What to Look for When Buying a Pre-Owned EV 

Over the past decade, the market has become inundated with new electric vehicles. However, the prices of new electric vehicles remain high compared to gasoline-powered vehicles. So, you might think to yourself, “There are more pre-owned EVs for sale now. Should I get one?”  

The prices of pre-owned electric vehicles are less than the equivalent new EV, but the process of purchasing a used EV is not exactly the same as that of a gasoline-powered car. Though EVs have fewer moving parts, there are still a few things to look out for and in this article, we’ll break it down for you. 

Battery State of Charge 

Arguably the most important part of an EV is the battery pack. It’s like the fuel tank of an EV. However, unlike a fuel tank in a gasoline vehicle, the battery pack can degrade over time. This will provide less overall driving range.  

Generally speaking, an EV should be able to drive for 50,000 km before the battery loses roughly 10% of its overall range. The best way to check is to get the EV fully charged and see what the estimated range is. Then compare it to the estimated range when the vehicle was new. Some EVs have dedicated displays which provide battery degradation information and their actual range. 

Additionally, most batteries are covered by an 8- to 10-year warranty with mileage restrictions. Note that some manufacturers may not cover a battery’s warranty if the state of charge falls below a certain threshold during the warranty time or mileage period. Usually, the battery will not be covered if the state of charge is below 70%.  

Was the Battery Replaced? 

If you find an electric vehicle in which the battery was replaced, you may be in luck. Not only are battery replacements expensive, but a new battery will provide more driving range than one that has high mileage. It’s important that you receive proper documentation from the previous owner regarding the battery replacement. For example, when you purchase an EV from an OpenRoad location, we will always provide paperwork to let you know if the battery has ever been replaced.  

2024 Mercedes-Benz EQE SUV

Is the Vehicle in Good Condition? 

While an electric vehicle has fewer moving parts than one with an engine, there are still some components that can wear out over time. Check the tires, brakes, suspension, tears in the upholstery, screens functioning, A/C & heater functions properly, window switches work, and so on. Also, take the EV for a drive and listen for any odd noises or vibrations while driving. If you’re in doubt, take it to a certified technician to provide you with a full vehicle health report. Choosing to purchase your next used EV from an established retailer like OpenRoad provides the opportunity to test drive the vehicle beforehand and receive a detailed health report from one of our OpenRoad EV technicians.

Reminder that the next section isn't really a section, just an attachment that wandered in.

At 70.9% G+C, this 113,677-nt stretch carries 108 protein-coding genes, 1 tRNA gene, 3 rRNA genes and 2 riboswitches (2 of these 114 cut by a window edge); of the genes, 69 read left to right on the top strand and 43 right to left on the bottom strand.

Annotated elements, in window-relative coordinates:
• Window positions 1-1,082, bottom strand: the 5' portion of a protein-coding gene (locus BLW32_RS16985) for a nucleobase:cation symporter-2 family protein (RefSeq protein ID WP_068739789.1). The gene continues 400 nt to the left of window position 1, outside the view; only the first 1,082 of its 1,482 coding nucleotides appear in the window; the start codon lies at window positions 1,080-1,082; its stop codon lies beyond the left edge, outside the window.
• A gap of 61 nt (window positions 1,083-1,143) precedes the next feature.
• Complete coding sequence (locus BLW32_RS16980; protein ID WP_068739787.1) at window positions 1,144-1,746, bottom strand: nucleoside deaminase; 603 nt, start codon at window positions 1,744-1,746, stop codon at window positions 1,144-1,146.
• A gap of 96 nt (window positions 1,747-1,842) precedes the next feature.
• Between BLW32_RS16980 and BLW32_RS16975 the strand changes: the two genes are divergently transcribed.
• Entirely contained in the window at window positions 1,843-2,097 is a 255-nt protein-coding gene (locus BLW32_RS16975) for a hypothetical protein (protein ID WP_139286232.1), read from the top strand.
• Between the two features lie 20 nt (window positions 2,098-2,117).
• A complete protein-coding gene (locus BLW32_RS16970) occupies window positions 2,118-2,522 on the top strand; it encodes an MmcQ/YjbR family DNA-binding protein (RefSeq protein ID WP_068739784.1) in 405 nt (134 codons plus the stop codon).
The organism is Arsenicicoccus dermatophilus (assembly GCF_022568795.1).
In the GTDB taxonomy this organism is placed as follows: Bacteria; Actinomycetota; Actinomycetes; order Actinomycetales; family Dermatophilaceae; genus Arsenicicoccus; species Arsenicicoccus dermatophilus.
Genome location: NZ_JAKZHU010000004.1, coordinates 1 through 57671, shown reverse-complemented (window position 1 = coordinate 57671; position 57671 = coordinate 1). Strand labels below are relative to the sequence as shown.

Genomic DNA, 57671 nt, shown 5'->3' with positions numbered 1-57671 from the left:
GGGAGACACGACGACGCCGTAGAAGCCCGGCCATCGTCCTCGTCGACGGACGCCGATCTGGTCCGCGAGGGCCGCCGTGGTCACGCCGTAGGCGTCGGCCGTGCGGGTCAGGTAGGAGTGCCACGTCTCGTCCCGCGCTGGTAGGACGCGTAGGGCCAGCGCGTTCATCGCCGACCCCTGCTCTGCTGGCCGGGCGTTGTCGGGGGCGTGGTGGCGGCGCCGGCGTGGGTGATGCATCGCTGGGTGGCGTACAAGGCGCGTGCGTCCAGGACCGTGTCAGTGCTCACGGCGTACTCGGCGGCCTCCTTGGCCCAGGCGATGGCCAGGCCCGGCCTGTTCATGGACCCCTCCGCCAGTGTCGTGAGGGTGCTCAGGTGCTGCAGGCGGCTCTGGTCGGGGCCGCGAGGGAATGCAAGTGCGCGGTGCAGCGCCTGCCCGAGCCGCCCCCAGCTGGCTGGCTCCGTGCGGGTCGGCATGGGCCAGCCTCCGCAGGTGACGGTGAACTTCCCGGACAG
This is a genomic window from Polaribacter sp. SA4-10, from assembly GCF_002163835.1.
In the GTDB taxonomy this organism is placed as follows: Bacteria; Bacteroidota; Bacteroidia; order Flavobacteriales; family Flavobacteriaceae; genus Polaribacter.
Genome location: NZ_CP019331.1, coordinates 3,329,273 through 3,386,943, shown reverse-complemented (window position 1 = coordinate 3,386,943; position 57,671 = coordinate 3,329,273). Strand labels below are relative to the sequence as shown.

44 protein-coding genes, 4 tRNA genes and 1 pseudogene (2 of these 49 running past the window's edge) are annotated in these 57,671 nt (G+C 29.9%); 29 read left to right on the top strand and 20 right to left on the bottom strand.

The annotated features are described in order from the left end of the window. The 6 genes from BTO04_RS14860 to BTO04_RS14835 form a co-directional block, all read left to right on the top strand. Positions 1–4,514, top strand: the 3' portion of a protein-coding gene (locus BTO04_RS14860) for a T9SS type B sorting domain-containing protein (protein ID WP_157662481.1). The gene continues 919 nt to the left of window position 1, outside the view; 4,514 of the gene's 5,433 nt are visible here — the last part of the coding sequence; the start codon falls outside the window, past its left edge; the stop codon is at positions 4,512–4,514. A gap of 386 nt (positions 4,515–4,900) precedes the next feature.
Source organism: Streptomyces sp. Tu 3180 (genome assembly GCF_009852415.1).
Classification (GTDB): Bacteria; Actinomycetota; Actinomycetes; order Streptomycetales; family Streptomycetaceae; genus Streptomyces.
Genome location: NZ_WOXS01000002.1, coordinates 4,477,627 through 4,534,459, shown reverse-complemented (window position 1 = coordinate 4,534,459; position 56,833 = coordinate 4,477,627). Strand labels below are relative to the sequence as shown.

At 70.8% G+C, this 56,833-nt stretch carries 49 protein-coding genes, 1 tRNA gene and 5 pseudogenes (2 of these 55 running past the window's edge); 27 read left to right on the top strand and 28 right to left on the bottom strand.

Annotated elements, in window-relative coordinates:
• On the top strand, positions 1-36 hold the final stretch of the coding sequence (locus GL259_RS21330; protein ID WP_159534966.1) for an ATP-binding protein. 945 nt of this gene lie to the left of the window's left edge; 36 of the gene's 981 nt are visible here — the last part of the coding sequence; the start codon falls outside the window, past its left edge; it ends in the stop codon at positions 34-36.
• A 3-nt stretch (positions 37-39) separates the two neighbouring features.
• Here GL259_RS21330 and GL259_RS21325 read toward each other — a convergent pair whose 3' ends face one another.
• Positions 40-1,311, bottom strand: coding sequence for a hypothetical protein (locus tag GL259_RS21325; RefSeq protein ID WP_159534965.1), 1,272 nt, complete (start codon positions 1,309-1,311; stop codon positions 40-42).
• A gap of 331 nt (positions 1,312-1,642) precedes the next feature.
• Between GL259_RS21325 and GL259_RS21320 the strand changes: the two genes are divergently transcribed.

How is the Vehicle’s Maintenance History? 

Don’t forget to ask the previous owner about the vehicle’s maintenance history. You can also find out about the car’s history through CarFax. You’ll want to make sure that the car was serviced at the correct service intervals. Rest assured, all used vehicles purchased from OpenRoad already come with a CarFax report detailing the vehicle’s previous history. 

How will you Charge your EV? 

Just like the price of fuel, you’ll want to take into consideration the charging infrastructure. Are you able to charge your used EV at home? At work? At School? What type of chargers will you have access to? These are some questions you’ll have to ask yourself before choosing an EV.  

While most electric vehicles are equipped with a level 1 home charging cable, it could take a couple of days to fully recharge your EV. A home level 2 charger can generally recharge an EV in just 8 to 12 hours (depending on the battery size and charge rate). However, if you live in an apartment building, you may not have access to a level 2 charger. In that case, you’ll have to rely on the charging infrastructure of your city or town. If there’s a level 3 DC charger near your home, it can recharge the battery up to 80% in 20 to 30 minutes.

However, an EV’s charging rate is limited by what the charger can put out as well as the vehicle’s capacity to accept the higher rate of charge. Some EVs cannot be charged with a level 3 DC fast charger, if you plan to rely on the public charging network, make sure you know what the potential charging rate is for the vehicle you are considering.

Purchasing a pre-owned electric vehicle is a good option to consider if you aren’t ready to purchase a new one. But it can also cost you a lot of money if you don’t do your due diligence and ensure that the EV has been well-maintained. At OpenRoad, we do your due diligence for you by providing a comprehensive set of paperwork regarding the vehicle’s history. We also have OpenRoad EV Specialists at over 20 OpenRoad locations who would be happy and available to discuss various product options and answer any maintenance questions. 

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